What’s that mean for you? People are looking for businesses like yours and clicking through their ads via mobile. So wherever you’re sending folks, make sure it’s mobile-friendly. That means it needs to load quickly and look good on smartphones and tablets.

Some tips:
  • Use less text.
  • Arrange your images such that they appear in full on mobile devices.
  • Make navigation simple and easy to use.
  • Make any buttons or forms fat-finger-friendly, taking into account mobile user clumsiness.

3. Ignoring the Competition’s SEM Work

When choosing your keywords and setting a budget for your SEM ad spend, you’ll do yourself a major disservice by ignoring the competition.

There are a couple ways to improve your SEM strategy by taking a look at your competitors. The first is using market data as a benchmark to analyze your own SEM metrics. There are tools out there (like Adthena) that allow you to see how you compare to industry averages for metrics like cost per click (CPC) and others.

Another way to use the competition to your benefit is to watch what they’re advertising, and see how it compares to your messaging. Are they touting a service you can do better? Are they targeting keywords you hadn’t thought to try? Instead of straight-up copying the competition, find ways to tweak what they’re doing so they work better for your business.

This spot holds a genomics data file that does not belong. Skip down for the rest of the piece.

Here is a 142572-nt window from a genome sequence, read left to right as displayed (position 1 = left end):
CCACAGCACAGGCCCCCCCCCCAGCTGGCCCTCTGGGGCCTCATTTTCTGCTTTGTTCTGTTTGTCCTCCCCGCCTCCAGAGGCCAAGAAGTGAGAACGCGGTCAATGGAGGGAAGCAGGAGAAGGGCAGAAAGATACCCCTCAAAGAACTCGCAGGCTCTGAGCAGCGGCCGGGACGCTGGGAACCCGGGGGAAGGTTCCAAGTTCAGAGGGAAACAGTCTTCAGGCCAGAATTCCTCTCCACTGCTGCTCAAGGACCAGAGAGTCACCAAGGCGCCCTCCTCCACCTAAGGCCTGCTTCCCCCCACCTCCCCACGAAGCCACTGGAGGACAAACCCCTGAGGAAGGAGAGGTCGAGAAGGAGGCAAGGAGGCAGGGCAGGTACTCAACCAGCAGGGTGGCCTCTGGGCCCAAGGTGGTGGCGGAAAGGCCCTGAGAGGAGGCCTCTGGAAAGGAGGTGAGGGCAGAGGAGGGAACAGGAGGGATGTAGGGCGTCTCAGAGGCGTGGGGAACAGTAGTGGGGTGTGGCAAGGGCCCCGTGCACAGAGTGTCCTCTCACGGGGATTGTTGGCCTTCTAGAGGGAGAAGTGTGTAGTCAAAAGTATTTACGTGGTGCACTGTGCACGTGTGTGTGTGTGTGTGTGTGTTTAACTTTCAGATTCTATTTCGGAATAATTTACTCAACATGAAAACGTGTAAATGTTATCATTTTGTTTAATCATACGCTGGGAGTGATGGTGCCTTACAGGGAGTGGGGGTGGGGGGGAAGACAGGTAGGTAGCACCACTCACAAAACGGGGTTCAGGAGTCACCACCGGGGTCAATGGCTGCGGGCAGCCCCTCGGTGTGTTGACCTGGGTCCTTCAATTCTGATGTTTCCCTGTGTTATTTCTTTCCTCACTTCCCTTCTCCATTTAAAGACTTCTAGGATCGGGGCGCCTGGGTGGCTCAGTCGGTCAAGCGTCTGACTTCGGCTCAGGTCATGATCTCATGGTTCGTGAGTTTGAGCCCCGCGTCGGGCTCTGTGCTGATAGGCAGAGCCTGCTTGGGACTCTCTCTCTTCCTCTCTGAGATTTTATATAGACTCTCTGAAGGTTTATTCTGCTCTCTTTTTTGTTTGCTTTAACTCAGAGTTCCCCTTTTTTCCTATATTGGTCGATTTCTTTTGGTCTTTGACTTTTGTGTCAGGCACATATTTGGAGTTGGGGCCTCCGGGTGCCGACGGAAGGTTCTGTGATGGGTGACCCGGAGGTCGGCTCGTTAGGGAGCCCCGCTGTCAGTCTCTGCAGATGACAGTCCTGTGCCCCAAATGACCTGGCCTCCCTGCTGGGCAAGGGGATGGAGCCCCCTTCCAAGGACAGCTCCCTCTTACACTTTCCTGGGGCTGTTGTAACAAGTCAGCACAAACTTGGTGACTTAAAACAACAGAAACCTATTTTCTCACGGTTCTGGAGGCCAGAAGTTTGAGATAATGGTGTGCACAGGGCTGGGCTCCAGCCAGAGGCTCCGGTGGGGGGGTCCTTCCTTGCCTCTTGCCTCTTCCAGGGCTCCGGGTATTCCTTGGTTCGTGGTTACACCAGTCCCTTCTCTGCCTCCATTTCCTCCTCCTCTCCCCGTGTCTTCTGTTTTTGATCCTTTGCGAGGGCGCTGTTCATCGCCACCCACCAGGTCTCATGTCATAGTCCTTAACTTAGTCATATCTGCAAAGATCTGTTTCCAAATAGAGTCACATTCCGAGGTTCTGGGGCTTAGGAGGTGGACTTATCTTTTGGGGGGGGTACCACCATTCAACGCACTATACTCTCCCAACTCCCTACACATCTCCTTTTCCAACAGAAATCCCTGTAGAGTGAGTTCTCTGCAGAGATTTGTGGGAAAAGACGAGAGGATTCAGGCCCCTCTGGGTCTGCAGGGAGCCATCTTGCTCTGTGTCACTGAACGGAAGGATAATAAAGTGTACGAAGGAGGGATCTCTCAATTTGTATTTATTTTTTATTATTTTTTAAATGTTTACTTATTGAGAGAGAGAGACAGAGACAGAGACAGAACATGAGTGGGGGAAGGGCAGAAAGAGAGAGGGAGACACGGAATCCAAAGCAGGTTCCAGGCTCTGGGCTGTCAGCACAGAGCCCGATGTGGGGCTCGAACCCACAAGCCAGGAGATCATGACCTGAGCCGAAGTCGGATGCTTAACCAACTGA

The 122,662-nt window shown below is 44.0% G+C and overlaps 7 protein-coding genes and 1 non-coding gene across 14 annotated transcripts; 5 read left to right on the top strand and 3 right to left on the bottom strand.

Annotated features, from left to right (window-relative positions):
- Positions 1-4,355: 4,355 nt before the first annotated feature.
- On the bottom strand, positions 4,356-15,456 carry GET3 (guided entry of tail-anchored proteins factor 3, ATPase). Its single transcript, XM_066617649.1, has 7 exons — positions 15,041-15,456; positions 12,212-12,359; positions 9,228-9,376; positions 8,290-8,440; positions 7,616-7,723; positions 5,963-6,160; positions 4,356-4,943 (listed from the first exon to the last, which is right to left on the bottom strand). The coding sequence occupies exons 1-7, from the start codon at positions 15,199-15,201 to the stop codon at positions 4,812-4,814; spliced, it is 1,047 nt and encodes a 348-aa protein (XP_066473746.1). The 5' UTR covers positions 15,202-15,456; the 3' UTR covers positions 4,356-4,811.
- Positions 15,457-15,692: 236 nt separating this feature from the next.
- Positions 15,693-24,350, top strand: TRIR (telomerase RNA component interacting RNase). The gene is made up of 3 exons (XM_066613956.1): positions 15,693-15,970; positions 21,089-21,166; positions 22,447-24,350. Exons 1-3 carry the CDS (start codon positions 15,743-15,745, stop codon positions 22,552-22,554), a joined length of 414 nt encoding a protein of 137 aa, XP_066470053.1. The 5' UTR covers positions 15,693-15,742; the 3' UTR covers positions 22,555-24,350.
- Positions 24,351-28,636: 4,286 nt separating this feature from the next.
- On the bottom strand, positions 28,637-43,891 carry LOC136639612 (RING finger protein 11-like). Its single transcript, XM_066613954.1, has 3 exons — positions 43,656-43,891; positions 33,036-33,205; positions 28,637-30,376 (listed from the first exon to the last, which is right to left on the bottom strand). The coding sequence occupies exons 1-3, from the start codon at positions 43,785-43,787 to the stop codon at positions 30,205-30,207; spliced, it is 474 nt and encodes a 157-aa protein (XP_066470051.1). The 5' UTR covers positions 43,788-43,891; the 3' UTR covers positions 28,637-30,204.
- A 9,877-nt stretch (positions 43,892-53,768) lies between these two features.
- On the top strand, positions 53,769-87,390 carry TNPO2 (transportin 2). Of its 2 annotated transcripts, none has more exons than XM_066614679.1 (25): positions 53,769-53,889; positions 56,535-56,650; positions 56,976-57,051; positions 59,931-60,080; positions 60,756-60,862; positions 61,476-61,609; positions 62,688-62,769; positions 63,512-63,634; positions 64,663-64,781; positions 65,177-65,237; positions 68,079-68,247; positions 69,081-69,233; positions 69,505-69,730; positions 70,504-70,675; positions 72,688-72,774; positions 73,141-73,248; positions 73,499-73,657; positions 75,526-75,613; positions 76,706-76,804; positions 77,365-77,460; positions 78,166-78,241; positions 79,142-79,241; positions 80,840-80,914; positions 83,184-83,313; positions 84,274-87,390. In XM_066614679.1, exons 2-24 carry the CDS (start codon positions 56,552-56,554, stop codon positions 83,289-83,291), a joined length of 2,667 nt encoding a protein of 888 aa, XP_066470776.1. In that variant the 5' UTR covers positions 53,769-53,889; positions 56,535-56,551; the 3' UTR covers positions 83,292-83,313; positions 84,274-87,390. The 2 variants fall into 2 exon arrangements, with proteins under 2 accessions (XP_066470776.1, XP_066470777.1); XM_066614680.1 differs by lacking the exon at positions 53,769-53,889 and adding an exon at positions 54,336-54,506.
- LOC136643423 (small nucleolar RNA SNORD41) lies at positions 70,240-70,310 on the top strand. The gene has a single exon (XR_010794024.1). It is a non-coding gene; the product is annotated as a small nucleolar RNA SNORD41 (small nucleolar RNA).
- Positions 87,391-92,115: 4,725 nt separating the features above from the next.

4. Getting Greedy with “Broad Match” Functionality

Google AdWords offers a default functionality called “broad match.” With broad match, you can choose one keyword and allow Google to show your ads on searches that are similar to your keyword of choice. On Google’s website, they show the following example. If your keyword of choice is “low-carb diet plan,” and it’s set to broad match, your ads might show for any number of other searches Google deems relevant or related.

In the example above, broad match was likely effective, even helpful.

However, getting greedy or even lazy and relying solely on broad matches for your keywords can also damage your SEM effectiveness. Even if your ads are popping up thanks to the broad match setting, searchers may be unlikely in some cases to click through. And if they do click through, perhaps because they’re expecting something slightly different, they’re wasting your ad dollars. As a result, you won’t know which search terms led to the qualified, worthwhile clicks and which led to the less-than-ideal traffic.

5. Overlooking Local Search Terms